Wovember Words: Finding the Real Thing

This morning for WOVEMBER WORDS we are again delving into the Fleece and Fiber Sourcebook by Deb Robson and Carol Ekarius. An invaluable treasure trove of sheepy wisdom, this tome contains oodles of information about WOOL and animal fibres. Today we shall share some of the sage advice provided in the book on the issue of finding special fleeces to process at home. We wanted to share this because as well as discussing how to access raw fleece with which to work, there is some great stuff here about developing better relationships between producers and consumers of WOOL and supporting small producers through our buying choices.

Deb Robson meeting Valais Blacknose sheep, photo © Jeni Reid

Deb Robson meeting Valais Blacknose sheep, photo © Jeni Reid

Finding the Real Thing

…If you are a spinner looking for raw fleece rather than yarn, you may be intrigued by some of the breeds that we mention that are not grown in your region – or even in your country or continent! Occasionally you’ll find wools from outside your area being imported by vendors who have booths at fiber festivals, or offered by mail order and INternet suppliers who market primarily to your part of the world. However, fleece, like yarn, can also be purachsed internationally. The British Wool Marketing Board offers hand-selected fleeces for sale to handspinners during the shearing season. We also purchased raw fibers and yarns from eBay, Etsy and Local Harvest, as well as from the websites of individual shepherds and custom mills. When it comes to eBay, check out the eBay sites in other countries (listed on the bottom of the eBay home page) as well as those from the country you live in.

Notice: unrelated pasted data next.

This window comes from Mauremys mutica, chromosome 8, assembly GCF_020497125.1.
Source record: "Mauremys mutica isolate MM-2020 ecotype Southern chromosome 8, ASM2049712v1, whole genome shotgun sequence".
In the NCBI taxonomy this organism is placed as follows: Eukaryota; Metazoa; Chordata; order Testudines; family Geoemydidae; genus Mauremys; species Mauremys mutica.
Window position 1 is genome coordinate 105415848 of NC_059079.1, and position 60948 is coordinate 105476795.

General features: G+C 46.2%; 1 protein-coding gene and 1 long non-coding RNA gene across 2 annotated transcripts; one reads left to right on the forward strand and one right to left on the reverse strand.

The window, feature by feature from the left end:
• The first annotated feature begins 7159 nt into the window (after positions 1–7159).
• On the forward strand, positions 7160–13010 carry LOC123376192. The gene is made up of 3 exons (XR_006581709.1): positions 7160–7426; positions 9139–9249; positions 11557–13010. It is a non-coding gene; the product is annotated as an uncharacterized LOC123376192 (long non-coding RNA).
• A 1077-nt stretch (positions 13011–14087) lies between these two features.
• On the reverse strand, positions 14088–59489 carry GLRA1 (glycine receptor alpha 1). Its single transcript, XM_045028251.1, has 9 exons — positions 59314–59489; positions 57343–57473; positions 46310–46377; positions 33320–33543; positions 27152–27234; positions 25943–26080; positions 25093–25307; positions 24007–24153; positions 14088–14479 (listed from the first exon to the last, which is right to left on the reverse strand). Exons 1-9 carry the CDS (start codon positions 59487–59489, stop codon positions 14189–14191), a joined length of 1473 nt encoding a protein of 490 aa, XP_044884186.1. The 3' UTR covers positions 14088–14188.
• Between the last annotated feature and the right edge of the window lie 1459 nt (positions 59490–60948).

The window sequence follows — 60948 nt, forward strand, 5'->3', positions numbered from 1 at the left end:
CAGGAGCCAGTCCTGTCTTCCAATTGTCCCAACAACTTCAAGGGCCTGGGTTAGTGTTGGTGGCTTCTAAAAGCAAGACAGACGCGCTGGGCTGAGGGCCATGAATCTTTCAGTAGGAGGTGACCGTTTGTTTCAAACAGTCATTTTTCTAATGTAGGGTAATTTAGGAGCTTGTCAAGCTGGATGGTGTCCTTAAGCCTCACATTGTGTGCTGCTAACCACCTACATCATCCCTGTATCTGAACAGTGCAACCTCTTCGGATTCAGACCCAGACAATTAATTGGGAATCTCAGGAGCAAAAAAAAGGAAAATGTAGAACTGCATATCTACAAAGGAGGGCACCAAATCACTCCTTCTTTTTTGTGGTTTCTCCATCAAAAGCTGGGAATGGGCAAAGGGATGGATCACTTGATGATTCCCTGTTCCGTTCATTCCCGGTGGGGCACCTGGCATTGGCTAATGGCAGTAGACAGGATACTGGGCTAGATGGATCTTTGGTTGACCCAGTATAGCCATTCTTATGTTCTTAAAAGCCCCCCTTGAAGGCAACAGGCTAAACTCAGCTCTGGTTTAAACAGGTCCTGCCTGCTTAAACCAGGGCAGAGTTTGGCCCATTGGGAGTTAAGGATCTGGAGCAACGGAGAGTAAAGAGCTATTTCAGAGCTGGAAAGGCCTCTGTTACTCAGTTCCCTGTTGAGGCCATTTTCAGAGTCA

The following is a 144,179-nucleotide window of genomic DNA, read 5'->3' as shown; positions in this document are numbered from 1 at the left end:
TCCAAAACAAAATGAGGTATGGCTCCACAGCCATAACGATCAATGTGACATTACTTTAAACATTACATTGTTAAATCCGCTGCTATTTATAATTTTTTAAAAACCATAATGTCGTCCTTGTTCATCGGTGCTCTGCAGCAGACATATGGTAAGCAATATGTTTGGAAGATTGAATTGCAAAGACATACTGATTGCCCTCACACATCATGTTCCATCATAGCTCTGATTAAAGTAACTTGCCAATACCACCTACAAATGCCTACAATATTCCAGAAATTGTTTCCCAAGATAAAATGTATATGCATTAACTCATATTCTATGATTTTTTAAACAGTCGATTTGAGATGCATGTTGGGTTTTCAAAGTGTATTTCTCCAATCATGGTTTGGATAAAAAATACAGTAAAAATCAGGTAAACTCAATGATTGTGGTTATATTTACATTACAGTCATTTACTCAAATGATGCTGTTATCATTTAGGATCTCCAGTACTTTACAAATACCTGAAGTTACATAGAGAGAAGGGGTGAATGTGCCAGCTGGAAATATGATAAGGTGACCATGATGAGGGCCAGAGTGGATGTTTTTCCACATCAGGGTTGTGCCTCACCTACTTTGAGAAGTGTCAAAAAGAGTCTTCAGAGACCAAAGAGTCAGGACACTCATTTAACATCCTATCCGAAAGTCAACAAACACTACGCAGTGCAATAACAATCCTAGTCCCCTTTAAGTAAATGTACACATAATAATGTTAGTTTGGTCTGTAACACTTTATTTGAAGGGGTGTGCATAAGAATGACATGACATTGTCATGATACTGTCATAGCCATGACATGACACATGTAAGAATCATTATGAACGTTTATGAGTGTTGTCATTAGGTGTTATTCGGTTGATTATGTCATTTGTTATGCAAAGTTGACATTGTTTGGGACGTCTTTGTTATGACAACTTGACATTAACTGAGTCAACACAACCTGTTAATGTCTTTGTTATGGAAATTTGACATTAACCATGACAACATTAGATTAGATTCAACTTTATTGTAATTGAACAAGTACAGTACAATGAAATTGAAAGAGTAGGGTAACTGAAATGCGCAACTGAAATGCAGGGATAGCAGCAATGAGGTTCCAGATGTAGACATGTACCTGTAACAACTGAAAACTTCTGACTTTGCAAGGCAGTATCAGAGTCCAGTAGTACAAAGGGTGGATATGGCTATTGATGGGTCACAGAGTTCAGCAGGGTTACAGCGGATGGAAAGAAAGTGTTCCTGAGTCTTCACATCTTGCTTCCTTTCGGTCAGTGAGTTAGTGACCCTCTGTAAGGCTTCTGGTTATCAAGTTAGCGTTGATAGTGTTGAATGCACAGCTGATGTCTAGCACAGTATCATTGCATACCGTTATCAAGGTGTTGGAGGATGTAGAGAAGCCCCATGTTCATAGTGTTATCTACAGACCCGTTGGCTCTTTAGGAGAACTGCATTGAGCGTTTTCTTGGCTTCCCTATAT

Overall, our internet shopping experience was successful and satisfying: We found some absolutely marvelous fleeces, yarns, and products through these sites. But we also had a couple of disappointments. In those cases, the person selling the fleece wasn’t the shepherd or even a real fiber enthusiast, and we hope the person who sent is what was, in at least one case, just trash, didn’t know enough to realise that the fleece was poor quality. We corresponded with this seller, who was quite apologetic and offered to refund our money. If you do get a poor-quality fleece, take the time to let the supplier know.

We especially want to encourage you to look at some of the products that are available in the global marketplace that are constructed by people in other parts of the world from breed-specific or other identifiable natural fibers. We had great fun shopping for some of these specialty items, which adorn the pages that follow.

Experiencing (and Saving) the Real Thing

We like to think that as our readers seek out breed-specific fibers, yarns, and finished products, these will become even more readily available. As we all learn more and take time to obtain these special textile materials and fabrics, an important side-effect is that the people who are raising the animals will benefit from the additional support and will feel our encouragement of their invaluable work in caring for their critters. In order to continue to have these irreplaceable resources available for our pleasure and delight, we need to support the living infrastructure of animals and people that makes their existence possible.

‘The Fleece & Fiber Sourcebook’ by Deborah Robson & Carol Ekarius, published by Storey Publishing., USA, 2011

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This entry was posted by Felicity Ford.

One thought on “Wovember Words: Finding the Real Thing

  1. Yes, I keep championing the shepherd, Kate Graham, at Shankend Farm in the Borders Scotland. I have gotten 3 fleeces from her. LOVE them all…Herdwick, Ryeland and Hebridean.

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